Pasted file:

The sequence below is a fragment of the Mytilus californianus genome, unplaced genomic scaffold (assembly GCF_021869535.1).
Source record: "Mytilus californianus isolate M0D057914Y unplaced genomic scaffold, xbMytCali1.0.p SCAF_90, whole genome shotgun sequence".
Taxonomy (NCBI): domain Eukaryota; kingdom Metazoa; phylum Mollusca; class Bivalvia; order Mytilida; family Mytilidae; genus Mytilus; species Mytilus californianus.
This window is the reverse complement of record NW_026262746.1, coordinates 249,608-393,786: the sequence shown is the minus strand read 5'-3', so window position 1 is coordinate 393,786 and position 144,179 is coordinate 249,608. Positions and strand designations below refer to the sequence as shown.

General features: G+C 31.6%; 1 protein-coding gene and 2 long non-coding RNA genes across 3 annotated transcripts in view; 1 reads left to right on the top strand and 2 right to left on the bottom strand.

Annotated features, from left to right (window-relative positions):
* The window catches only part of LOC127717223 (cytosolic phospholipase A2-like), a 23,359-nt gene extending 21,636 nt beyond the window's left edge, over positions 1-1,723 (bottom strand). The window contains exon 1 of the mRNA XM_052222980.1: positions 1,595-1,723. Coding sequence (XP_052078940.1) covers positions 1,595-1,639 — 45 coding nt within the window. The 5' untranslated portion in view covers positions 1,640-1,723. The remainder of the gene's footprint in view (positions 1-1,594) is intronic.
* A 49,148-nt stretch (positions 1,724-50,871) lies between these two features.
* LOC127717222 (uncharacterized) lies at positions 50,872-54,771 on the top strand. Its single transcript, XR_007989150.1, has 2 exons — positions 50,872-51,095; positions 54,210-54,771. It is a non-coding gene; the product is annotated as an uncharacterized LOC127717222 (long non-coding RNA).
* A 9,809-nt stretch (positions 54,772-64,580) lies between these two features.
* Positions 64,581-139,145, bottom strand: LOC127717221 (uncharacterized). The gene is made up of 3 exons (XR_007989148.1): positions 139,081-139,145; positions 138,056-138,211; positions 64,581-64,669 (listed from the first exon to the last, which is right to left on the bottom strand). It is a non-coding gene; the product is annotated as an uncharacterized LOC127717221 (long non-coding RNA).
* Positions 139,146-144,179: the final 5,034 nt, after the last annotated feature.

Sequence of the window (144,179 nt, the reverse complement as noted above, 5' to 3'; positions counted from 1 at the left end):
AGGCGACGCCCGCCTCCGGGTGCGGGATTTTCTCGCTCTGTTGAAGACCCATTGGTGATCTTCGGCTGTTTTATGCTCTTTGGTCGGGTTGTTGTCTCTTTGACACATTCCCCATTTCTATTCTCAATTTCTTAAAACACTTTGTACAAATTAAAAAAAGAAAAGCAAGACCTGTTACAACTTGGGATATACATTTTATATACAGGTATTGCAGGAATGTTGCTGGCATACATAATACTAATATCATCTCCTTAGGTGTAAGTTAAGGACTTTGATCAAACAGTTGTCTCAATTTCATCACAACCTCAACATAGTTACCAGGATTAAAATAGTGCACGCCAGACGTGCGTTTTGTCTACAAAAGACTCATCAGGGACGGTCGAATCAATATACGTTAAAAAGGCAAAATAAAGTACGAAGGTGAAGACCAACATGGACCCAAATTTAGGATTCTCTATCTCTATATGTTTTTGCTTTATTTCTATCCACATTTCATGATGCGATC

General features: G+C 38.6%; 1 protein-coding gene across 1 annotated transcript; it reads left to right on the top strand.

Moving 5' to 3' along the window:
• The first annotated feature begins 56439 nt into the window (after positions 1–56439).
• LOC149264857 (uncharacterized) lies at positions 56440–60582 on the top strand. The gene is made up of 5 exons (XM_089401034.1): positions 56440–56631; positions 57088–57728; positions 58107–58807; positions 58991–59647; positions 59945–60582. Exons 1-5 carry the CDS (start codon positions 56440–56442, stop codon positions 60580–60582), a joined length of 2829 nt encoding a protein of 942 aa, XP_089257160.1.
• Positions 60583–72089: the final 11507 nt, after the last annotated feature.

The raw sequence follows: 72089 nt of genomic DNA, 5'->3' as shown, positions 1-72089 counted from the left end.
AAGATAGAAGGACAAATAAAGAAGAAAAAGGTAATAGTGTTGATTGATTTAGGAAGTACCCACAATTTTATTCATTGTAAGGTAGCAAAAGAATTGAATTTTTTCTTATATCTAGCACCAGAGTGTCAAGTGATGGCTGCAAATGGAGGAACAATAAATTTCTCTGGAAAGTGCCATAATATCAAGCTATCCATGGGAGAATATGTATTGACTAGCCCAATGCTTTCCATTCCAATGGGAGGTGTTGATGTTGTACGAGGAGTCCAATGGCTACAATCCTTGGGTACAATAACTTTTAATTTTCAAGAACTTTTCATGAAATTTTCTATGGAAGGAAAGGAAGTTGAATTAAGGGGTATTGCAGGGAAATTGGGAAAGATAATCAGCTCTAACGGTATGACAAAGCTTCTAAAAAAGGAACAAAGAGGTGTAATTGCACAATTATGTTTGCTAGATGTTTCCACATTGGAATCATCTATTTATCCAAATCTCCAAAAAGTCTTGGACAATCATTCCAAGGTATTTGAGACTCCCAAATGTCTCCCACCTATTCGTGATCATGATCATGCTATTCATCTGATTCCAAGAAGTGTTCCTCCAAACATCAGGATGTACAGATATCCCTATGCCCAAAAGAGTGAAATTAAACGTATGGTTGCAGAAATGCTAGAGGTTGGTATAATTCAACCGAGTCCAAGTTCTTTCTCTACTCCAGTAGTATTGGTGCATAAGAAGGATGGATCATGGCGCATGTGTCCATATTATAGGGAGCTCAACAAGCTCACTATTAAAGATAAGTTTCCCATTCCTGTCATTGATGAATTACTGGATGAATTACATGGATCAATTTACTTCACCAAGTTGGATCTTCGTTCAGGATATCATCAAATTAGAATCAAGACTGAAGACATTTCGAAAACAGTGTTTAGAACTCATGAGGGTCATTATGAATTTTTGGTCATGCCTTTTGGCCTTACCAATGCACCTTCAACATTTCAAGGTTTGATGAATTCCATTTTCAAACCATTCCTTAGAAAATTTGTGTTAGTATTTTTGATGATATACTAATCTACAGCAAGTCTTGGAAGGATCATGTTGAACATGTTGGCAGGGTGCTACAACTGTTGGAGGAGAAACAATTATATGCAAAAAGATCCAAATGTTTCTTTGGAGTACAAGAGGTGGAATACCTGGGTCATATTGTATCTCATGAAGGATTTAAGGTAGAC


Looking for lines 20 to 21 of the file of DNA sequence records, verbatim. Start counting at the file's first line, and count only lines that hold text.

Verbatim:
The raw sequence follows: 72089 nt of genomic DNA, 5'->3' as shown, positions 1-72089 counted from the left end.
AAGATAGAAGGACAAATAAAGAAGAAAAAGGTAATAGTGTTGATTGATTTAGGAAGTACCCACAATTTTATTCATTGTAAGGTAGCAAAAGAATTGAATTTTTTCTTATATCTAGCACCAGAGTGTCAAGTGATGGCTGCAAATGGAGGAACAATAAATTTCTCTGGAAAGTGCCATAATATCAAGCTATCCATGGGAGAATATGTATTGACTAGCCCAATGCTTTCCATTCCAATGGGAGGTGTTGATGTTGTACGAGGAGTCCAATGGCTACAATCCTTGGGTACAATAACTTTTAATTTTCAAGAACTTTTCATGAAATTTTCTATGGAAGGAAAGGAAGTTGAATTAAGGGGTATTGCAGGGAAATTGGGAAAGATAATCAGCTCTAACGGTATGACAAAGCTTCTAAAAAAGGAACAAAGAGGTGTAATTGCACAATTATGTTTGCTAGATGTTTCCACATTGGAATCATCTATTTATCCAAATCTCCAAAAAGTCTTGGACAATCATTCCAAGGTATTTGAGACTCCCAAATGTCTCCCACCTATTCGTGATCATGATCATGCTATTCATCTGATTCCAAGAAGTGTTCCTCCAAACATCAGGATGTACAGATATCCCTATGCCCAAAAGAGTGAAATTAAACGTATGGTTGCAGAAATGCTAGAGGTTGGTATAATTCAACCGAGTCCAAGTTCTTTCTCTACTCCAGTAGTATTGGTGCATAAGAAGGATGGATCATGGCGCATGTGTCCATATTATAGGGAGCTCAACAAGCTCACTATTAAAGATAAGTTTCCCATTCCTGTCATTGATGAATTACTGGATGAATTACATGGATCAATTTACTTCACCAAGTTGGATCTTCGTTCAGGATATCATCAAATTAGAATCAAGACTGAAGACATTTCGAAAACAGTGTTTAGAACTCATGAGGGTCATTATGAATTTTTGGTCATGCCTTTTGGCCTTACCAATGCACCTTCAACATTTCAAGGTTTGATGAATTCCATTTTCAAACCATTCCTTAGAAAATTTGTGTTAGTATTTTTGATGATATACTAATCTACAGCAAGTCTTGGAAGGATCATGTTGAACATGTTGGCAGGGTGCTACAACTGTTGGAGGAGAAACAATTATATGCAAAAAGATCCAAATGTTTCTTTGGAGTACAAGAGGTGGAATACCTGGGTCATATTGTATCTCATGAAGGATTTAAGGTAGAC